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For Your Thanksgiving Pie, Make the Whipped Cream Organic (A Farmer Will Thank You)

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What with buttery mashed potatoes, cheesy macaroni, and pies begging to be topped with whipped cream or ice cream, Thanksgiving turns out to be a pretty dairy-heavy holiday. Which makes the findings of our new report, Cream of the Crop: The Economic Benefits of Organic Dairy Farms, particularly timely.

Holidays are all about tradition. The Thanksgivings of my childhood never varied — cousin Joan always hosted and cousin Dayna always built the same (disgusting) mashed-potato-creamed-corn-and-gravy volcano, year after year. And it’s a similar story at my in-laws’ Thanksgiving table, where cousin Audrey always makes the pies, my mother-in-law always claims the turkey neck, and the non-turkey eaters in the crowd never let me arrive without a big pan of baked macaroni and cheese. More on that in a minute, but first let’s take a look at the report.

Organic milk: Job creator

This first-of-its-kind study by my colleague, agricultural economist Jeff O’Hara, found that organic dairy farms generate more economic opportunity and create more jobs in rural communities than conventional dairies.

Pumpkin pie’s best friend.

Jeff notes that over the past 30 years, dairy farmers have had a choice: either get big or get out. Many went out of business, while others expanded and industrialized, turning their farms into CAFOs (confined animal feeding operations) to try to stay afloat. But in recent years, the market for organic milk has offered farmers another option — one that is better for the environment, produces a healthier product, and leads to greater levels of economic activity.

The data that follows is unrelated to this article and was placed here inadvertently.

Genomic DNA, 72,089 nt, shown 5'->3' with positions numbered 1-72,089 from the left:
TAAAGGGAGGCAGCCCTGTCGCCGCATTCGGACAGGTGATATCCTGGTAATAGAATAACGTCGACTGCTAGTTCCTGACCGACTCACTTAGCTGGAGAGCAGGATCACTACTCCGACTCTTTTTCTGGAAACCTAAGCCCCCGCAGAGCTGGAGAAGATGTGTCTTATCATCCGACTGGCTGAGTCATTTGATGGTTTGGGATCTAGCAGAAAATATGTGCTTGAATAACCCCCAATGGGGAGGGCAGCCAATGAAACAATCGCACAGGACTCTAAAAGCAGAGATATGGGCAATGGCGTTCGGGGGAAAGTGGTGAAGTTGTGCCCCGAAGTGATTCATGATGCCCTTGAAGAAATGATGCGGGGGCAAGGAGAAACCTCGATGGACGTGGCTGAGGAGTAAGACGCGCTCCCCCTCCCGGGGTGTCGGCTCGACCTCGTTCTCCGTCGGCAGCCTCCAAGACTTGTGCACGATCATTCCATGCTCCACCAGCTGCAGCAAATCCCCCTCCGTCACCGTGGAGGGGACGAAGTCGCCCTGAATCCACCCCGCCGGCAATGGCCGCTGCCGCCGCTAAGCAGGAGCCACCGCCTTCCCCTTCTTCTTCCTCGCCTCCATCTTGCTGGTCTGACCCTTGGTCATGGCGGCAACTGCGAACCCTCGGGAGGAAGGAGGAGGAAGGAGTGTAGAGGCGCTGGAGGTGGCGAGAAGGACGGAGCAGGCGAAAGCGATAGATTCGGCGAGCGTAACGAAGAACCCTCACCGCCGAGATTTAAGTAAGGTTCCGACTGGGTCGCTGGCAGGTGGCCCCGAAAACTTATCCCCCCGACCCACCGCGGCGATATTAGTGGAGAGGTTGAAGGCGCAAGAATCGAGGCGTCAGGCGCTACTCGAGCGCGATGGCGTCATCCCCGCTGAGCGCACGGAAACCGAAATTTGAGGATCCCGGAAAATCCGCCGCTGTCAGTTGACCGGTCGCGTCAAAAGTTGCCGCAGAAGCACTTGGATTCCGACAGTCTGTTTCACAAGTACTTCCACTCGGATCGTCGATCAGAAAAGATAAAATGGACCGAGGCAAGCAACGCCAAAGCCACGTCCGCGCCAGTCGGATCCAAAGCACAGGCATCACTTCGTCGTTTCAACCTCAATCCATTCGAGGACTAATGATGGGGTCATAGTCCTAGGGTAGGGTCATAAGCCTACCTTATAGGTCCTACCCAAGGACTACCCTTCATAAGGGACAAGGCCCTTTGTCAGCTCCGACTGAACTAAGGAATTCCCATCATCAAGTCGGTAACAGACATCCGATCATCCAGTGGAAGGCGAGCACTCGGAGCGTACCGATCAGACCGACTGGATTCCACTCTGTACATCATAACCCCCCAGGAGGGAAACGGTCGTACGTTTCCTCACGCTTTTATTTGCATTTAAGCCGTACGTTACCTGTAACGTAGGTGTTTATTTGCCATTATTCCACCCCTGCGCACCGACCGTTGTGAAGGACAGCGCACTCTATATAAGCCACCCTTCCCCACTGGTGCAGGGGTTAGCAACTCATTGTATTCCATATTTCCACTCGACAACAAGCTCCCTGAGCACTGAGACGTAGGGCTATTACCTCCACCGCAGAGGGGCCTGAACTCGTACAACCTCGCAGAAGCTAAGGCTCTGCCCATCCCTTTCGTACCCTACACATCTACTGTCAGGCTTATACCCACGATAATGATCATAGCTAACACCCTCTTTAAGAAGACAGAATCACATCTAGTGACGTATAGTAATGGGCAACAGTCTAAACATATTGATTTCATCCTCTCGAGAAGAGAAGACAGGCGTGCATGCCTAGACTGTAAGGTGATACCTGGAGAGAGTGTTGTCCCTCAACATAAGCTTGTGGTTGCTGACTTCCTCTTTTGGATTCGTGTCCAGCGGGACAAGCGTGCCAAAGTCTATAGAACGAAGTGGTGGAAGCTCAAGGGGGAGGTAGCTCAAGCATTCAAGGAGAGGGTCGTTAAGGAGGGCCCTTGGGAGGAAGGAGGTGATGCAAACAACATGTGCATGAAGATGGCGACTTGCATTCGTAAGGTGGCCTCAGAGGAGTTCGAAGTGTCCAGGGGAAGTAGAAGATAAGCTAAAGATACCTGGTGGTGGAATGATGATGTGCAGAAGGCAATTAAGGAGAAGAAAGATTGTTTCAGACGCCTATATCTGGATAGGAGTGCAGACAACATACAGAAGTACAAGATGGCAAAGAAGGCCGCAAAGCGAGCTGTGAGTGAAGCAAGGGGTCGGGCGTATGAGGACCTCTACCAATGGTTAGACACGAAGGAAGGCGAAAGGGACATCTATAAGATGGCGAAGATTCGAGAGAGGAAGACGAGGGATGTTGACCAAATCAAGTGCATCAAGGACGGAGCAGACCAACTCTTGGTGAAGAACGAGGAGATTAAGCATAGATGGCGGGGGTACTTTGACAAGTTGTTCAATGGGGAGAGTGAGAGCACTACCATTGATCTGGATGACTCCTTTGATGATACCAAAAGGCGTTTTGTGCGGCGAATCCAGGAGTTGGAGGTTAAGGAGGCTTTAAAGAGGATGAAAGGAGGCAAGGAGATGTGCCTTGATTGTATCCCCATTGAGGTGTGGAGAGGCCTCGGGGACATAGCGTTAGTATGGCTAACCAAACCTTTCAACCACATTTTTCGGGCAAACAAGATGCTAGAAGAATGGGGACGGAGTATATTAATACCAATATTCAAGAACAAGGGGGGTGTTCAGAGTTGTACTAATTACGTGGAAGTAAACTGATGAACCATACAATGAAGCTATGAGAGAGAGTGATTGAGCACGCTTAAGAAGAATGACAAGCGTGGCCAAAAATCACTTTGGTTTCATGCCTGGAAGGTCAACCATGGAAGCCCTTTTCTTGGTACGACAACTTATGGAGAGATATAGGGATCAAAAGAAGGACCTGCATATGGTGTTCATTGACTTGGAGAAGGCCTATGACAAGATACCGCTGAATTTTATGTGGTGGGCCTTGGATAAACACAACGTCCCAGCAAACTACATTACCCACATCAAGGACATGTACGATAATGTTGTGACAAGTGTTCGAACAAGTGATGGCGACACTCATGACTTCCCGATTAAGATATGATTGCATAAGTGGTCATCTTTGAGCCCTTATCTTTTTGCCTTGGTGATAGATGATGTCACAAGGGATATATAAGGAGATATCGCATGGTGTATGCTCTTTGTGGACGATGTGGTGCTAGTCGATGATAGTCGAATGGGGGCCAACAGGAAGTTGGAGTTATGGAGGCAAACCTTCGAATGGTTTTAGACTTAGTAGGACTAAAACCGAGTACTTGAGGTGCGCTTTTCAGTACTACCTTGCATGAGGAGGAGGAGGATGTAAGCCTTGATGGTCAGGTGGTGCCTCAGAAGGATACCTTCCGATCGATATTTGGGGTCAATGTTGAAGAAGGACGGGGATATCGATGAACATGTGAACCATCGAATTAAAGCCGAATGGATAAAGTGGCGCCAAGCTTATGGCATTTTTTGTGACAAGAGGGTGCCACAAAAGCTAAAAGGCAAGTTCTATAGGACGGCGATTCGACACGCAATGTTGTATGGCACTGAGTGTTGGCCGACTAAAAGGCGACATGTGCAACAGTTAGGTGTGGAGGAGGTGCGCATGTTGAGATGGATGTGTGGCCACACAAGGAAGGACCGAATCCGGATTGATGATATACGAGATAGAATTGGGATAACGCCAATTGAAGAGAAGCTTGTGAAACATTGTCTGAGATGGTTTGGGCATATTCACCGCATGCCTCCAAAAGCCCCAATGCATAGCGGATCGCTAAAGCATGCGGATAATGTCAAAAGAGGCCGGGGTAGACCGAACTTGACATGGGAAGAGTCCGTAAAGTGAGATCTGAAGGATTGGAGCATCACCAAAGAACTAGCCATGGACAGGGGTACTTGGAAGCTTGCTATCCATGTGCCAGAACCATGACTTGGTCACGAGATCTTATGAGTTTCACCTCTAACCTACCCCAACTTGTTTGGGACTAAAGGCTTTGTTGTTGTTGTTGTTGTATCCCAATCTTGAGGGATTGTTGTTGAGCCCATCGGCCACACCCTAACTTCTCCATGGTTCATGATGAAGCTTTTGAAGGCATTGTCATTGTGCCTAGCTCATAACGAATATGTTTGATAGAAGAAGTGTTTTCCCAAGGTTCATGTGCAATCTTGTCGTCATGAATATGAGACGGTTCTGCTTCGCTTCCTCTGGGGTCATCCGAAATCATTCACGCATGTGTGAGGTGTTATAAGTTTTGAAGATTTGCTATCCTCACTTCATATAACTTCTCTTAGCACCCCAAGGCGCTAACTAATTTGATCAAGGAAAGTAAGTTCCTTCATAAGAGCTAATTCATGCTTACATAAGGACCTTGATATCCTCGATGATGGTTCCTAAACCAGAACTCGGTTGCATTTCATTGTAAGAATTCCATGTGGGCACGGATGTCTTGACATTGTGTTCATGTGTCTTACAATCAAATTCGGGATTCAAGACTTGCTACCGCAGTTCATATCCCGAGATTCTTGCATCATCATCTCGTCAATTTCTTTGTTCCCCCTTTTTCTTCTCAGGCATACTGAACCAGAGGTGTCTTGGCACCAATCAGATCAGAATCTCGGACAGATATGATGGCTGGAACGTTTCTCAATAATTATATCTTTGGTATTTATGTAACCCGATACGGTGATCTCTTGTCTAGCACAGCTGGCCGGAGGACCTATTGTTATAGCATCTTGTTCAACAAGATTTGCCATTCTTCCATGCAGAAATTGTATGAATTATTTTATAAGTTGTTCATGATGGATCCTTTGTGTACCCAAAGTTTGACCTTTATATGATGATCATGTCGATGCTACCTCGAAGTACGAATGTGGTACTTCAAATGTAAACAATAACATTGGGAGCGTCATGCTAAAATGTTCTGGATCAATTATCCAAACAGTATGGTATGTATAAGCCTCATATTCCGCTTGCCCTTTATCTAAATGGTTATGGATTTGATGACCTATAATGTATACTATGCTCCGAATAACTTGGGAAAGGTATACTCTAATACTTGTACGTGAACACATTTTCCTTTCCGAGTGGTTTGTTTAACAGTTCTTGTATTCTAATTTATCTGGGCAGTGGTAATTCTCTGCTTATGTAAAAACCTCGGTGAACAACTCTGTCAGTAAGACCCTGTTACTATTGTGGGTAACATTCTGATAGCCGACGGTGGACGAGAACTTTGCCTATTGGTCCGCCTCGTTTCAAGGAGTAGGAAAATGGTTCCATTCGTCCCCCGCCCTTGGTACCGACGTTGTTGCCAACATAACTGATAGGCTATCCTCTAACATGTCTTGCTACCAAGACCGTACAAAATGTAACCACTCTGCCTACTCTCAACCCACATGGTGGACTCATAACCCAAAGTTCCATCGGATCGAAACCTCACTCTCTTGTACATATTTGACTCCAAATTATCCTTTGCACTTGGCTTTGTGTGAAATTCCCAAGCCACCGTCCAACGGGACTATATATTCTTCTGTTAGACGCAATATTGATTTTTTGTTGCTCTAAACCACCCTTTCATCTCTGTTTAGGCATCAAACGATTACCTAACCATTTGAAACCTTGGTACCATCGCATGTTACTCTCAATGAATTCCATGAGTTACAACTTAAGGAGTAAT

Based on 2008 – 2011 financial data from two major milk-producing states — Vermont and Minnesota — the report evaluated the economic impact of organic dairy farms. Vermont’s 180 organic farms contribute $76 million annually to the state’s economy and support 1,009 jobs. In Minnesota, 114 organic farms add $78 million to Minnesota’s economy annually and have created 660 jobs.

The report also compared the economic value that would be generated by conventional and organic farms in the two states if both experienced the same hypothetical level of increased sales. In Vermont, organic dairy farms under that scenario would be expected to contribute 33 percent more to the state’s economy than conventional farms, and employ 83 percent more workers. Similarly, in Minnesota, organic dairies would increase the state’s economy by 11 percent more and employment by 14 percent more than conventional dairy farms.

Consumers just can’t get enough

Consumer demand for organic milk has jumped dramatically over the last decade. Organic dairy farming is now a $750 million industry, and annual U.S. organic milk sales increased 12 percent in 2010, 13 percent in 2011, and 5 percent in the first seven months of 2012. In some regions, consumer demand is outstripping supply, and retail grocery chains are having a hard time keeping organic milk in stock.